On July 30, we learned via Question Time that Murray McCully had allowed an email informing him that the Malaysian government was not waiving Muhammad Rizalman’s diplomatic immunity to sit unread in his mailbox for an indeterminate amount of time. I immediately fired off an OIA seeking one simple fact: the time and date that that email was opened and read. Today, at 16:45 - dump time - I received the response from McCully's office. And it is the most bullshit OIA response I have ever received.
The request has been refused under sections 6(a) (international relations), 9(2)(a) (privacy), 9(2)(g)(i) (free and frank advice), 9(2)(ba)(i) (subject to an obligation of confidence), and 9(2)(h) (legal privilege). The problem? None of these grounds can possibly apply:
- 6(a) doesn't apply because the information sought simply doesn't relate to foreign relations. It relates to one action (or rather, inaction) of a New Zealand government Minister. The content of the email could be covered by that ground, but its the metadata that has been asked for, and some of that metadata (and the existence of the email itself) is in the public domain.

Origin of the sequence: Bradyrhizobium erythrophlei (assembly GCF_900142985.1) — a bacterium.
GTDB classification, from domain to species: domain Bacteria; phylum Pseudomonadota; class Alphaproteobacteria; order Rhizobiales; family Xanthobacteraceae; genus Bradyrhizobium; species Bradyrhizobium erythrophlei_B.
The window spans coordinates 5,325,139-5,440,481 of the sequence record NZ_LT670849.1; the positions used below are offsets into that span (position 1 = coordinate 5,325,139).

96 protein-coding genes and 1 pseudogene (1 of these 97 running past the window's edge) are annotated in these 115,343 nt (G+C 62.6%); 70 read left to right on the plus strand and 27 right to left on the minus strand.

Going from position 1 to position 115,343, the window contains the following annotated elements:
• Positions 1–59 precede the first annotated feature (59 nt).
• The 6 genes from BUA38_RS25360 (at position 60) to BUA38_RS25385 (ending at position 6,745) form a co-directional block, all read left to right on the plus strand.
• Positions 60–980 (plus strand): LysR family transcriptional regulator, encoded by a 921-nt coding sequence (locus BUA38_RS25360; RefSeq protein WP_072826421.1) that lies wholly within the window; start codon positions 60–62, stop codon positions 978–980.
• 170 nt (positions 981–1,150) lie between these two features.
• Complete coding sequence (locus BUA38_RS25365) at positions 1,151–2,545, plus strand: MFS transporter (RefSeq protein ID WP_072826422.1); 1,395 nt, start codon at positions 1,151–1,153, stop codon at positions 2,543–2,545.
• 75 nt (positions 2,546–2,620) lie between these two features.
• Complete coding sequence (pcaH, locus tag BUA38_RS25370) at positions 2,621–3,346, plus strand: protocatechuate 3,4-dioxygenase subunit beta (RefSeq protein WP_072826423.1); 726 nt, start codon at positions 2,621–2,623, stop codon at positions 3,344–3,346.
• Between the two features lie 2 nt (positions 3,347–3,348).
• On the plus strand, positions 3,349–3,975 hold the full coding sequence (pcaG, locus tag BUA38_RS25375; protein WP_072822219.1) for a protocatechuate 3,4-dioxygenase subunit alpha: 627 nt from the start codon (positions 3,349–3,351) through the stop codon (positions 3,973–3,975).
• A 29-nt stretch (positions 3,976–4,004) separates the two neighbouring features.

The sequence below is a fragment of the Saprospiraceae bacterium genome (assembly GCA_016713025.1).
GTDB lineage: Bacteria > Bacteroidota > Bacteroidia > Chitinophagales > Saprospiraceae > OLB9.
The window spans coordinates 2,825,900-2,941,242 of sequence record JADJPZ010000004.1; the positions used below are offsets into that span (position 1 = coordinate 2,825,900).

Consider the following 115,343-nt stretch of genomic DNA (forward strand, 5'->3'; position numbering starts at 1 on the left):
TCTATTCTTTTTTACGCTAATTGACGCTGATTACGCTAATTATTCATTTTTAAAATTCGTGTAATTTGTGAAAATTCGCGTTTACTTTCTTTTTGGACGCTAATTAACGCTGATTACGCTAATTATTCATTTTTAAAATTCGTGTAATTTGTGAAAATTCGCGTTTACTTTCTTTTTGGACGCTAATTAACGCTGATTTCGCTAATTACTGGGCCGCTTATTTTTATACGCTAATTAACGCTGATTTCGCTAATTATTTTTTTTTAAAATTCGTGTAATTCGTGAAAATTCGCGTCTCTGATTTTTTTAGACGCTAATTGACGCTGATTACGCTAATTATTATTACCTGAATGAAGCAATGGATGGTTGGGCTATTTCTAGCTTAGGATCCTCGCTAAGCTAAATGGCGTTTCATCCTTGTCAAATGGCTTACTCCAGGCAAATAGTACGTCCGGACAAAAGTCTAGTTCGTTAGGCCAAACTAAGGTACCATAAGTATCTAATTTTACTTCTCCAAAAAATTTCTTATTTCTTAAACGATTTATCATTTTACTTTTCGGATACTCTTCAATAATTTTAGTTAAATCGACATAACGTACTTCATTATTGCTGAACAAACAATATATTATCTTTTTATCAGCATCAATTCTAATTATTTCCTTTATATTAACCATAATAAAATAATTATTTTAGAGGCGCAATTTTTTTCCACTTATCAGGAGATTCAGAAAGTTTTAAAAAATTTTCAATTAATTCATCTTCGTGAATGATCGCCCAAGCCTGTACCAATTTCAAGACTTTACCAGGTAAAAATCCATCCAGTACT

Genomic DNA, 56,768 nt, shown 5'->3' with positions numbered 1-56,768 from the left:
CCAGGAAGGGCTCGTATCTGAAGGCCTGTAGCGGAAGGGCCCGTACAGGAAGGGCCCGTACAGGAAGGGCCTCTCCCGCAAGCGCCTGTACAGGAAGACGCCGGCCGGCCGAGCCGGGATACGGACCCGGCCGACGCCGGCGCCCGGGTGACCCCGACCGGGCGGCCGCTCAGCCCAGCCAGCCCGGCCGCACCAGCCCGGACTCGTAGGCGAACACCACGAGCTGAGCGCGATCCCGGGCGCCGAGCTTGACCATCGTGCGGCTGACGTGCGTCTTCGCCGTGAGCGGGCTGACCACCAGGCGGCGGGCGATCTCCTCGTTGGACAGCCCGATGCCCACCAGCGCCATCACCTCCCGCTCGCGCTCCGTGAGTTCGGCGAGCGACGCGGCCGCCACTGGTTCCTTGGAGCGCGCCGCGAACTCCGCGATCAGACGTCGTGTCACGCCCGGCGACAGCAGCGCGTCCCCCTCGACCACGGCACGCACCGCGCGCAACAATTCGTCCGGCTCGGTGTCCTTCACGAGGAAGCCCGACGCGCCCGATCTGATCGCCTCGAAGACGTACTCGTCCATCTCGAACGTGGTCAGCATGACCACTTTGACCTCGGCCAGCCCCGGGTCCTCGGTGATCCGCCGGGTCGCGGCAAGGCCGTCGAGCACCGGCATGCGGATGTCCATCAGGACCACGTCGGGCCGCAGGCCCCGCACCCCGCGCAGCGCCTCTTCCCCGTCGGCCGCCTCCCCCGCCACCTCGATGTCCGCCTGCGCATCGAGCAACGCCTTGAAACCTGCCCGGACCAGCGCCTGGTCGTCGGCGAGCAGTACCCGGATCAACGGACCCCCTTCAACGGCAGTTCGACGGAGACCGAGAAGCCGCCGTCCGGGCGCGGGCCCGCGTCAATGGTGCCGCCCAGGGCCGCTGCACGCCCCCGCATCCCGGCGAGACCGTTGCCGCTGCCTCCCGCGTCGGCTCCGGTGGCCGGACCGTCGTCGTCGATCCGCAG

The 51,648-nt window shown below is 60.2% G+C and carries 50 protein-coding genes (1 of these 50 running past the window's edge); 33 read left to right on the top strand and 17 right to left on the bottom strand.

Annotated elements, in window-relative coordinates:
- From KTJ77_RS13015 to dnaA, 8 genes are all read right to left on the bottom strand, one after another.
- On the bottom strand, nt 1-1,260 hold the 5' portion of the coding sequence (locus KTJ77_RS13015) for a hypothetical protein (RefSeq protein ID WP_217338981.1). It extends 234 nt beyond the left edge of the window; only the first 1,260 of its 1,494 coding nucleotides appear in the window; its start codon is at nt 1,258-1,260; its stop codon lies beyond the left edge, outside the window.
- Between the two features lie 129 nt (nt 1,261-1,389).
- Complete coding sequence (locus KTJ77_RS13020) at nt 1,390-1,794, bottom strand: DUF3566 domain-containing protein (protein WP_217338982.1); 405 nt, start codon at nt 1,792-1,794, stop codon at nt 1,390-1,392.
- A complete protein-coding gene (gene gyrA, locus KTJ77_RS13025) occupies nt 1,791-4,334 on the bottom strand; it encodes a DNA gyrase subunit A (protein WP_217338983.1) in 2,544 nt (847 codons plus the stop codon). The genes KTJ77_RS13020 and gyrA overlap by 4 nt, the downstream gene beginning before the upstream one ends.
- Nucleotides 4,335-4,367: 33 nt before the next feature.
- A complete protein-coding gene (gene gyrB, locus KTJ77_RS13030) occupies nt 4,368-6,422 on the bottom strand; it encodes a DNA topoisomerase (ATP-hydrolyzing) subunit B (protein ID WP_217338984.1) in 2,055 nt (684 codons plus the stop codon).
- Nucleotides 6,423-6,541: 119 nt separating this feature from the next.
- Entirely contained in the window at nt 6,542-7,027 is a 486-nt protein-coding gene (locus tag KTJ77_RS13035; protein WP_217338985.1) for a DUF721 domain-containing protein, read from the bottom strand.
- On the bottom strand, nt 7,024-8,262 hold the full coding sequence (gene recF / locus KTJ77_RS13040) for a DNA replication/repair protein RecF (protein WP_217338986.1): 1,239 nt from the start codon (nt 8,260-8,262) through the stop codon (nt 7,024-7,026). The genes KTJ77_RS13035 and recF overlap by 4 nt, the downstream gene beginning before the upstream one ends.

- 9(2)(a) does not apply because the information sought is not personal information, but information about an official action (or inaction) of a government Minister. Actions performed in public office are by definition not "private".
- 9(2)(g)(i) does not apply because the information sought is purely factual, not an expression of opinion.
- 9(2)(ba)(i) does not apply because there is no obligation of confidence involved. Again, this is an official action (or inaction) of a government Minister, not information collected from an outside source.
- 9(2)(h) does not apply because the information sought simply is not subject to legal privilege. The date and time the Minister deigned to read his email is not legal advice, and it is an abuse of the term to pretend that it is.